“People have been saying that I take opponents out too fast, so I was happy to box him,” said Magdaleno. “I like to hear the people say ‘ooh and ahhh.’ It makes me feel good.”

After dominating the first four rounds, Magdaleno was told by his corner to end the fight. The Las Vegas boxer, who now trains in Indio, Ca. responded by forcing Castaneda to open up his attack. After a dozen punches were unleashed by the lanky Mexican boxer, Magdaleno timed one of the blows and snapped a counter right hook to the jaw and down went Castaneda. Referee Jack Reiss immediately stopped the fight at 2:48 of round five for the knockout.

“This was my favorite win,” said Magdaleno. “They told me to take him out in the fifth and I did.”

Frank Espinoza, who manages Magdaleno, said a world title fight is within sight for Jessie Magdaleno.

“He’ll be fighting in April then we might see him in a world title fight this year,” Espinoza said.

Other bouts

Riverside junior lightweight prospect Saul “Dinamita” Rodriguez (12-0-1, 9 Kos) knocked out Mexico’s Jose Iniguez (7-17) in two rounds. The first round saw the much taller Rodriguez use quick left hooks to send Iniguez to the floor twice. In round two, a crackling double left hook to the body and head sent Iniguez down for good at 45 seconds of the round. Rodriguez, 20, has become more patient and deadly in his ability to set up opponents. When Iniguez opened up just slightly Rodriguez rushed in with precision and deadly impact. He’s WBO junior lightweight titlist Mikey Garcia’s stable mate in Riverside.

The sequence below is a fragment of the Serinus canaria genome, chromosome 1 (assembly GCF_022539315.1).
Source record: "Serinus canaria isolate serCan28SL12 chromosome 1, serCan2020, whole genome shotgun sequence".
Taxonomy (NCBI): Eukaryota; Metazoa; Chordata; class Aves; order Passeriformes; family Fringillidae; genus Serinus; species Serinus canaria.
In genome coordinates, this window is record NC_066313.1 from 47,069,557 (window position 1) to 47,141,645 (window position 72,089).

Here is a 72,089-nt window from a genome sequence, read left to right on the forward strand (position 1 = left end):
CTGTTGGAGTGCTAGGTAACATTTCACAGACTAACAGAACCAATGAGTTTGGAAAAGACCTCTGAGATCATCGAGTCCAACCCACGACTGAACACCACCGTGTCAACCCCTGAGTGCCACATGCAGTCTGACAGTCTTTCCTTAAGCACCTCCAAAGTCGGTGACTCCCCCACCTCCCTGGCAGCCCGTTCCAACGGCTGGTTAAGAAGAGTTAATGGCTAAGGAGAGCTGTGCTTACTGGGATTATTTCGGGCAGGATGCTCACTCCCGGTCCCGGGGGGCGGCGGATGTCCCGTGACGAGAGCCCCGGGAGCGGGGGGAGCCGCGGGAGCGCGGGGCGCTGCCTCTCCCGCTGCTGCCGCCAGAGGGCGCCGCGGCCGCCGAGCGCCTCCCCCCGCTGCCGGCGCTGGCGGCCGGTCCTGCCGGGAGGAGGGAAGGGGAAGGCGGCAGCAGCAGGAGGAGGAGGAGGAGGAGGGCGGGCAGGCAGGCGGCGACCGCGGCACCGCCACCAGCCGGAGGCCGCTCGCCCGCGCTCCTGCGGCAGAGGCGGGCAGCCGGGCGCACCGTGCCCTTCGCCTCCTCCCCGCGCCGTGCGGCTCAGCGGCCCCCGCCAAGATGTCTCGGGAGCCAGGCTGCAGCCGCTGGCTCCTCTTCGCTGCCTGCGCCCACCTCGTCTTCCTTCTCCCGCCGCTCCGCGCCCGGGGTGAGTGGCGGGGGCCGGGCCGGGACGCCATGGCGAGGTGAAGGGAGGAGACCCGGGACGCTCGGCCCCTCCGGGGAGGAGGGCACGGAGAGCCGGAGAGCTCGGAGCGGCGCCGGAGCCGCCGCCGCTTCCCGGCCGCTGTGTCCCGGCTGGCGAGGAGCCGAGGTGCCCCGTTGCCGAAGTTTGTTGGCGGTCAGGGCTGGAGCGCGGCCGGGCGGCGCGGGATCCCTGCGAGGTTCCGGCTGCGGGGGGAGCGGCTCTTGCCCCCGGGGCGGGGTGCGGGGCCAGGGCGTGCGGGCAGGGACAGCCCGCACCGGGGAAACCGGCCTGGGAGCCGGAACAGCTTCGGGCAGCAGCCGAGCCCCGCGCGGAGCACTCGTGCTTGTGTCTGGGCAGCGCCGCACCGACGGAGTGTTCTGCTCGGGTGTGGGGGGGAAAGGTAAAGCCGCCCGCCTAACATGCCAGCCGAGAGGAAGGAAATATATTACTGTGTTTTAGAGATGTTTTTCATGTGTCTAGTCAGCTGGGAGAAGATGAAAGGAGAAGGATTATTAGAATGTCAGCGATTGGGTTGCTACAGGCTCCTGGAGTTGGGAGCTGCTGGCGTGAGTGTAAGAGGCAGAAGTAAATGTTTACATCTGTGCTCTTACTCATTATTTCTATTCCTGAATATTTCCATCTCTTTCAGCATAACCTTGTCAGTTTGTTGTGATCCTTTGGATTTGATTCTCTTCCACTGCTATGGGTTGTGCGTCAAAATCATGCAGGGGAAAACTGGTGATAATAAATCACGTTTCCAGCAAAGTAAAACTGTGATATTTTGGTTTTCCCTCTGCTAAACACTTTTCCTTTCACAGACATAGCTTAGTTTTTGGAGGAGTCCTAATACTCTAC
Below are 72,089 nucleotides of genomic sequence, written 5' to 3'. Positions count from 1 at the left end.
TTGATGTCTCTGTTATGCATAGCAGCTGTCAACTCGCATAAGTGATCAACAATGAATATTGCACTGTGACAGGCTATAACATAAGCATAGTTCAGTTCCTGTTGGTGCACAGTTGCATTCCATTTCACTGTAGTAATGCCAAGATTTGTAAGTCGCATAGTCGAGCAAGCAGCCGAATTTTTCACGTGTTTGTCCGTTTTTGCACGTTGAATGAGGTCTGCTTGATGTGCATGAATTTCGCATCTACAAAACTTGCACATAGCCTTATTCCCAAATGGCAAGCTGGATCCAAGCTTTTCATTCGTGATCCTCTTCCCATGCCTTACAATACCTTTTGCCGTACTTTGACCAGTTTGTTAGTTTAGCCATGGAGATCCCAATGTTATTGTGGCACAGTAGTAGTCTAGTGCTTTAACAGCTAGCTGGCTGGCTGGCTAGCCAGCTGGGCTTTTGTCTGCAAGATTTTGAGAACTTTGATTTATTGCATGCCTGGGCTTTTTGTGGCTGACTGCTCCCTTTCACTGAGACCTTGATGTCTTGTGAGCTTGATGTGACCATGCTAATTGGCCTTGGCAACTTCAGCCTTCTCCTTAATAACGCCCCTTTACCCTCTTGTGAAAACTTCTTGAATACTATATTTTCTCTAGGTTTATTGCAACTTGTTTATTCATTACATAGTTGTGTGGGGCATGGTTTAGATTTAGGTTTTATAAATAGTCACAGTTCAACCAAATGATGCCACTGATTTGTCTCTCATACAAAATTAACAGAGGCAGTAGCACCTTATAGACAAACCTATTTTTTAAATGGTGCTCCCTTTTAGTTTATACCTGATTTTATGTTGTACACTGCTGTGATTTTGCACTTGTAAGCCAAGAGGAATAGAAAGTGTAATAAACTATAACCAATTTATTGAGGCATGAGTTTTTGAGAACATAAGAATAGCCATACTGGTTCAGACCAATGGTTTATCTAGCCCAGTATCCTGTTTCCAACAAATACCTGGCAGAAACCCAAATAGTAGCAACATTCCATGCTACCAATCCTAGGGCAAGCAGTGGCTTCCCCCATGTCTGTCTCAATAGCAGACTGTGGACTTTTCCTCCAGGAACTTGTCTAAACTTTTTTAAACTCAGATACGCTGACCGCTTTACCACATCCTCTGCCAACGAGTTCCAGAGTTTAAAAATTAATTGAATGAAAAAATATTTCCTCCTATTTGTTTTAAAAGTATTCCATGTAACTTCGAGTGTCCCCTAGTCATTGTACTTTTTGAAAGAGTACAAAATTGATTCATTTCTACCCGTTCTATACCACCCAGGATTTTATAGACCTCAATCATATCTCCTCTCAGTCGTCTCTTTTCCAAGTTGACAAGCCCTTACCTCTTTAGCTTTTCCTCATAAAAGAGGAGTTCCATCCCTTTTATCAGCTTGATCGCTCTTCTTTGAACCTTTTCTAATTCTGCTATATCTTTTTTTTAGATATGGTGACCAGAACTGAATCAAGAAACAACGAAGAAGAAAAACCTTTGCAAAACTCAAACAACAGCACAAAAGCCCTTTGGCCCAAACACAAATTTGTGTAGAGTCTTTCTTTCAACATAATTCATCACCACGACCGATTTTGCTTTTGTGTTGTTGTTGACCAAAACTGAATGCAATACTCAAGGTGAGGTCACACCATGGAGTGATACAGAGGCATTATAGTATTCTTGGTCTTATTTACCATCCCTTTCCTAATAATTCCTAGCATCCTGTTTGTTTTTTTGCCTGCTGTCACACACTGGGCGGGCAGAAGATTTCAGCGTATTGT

Brazilian Olympian Esquivia Florentino (1-0) won his pro debut with bludgeoning attack against Virginia’s Joshua Robertson (5-5) that resulted in a stoppage at 2: 36 of round four. There were no knockdowns in the super middleweight match.

Sukhrab Shidaev (11-0, 7 Kos) tried hard to knock out Moises Alvizo (3-8-1) but just couldn’t find the mark. It didn’t help that most of his punches were very wide and seldom hit the mark. But they looked impressive. Shidaev won by unanimous decision in the junior middleweight fight.

Trevor McCumby (14-0, 11 Kos) walks into the ring with the familiar Johnny Cash tune blaring “Folsom Prison Blues” and walked out with a knockout over St. Louis cruncher Chris Eppley (10-4, 9 Kos). The light heavyweight fight ended at 1:59 of round one when McCumby walloped Eppley with lefts and rights. Though the St. Louis tough guy never went down, he was taking some big time shots from McCumby.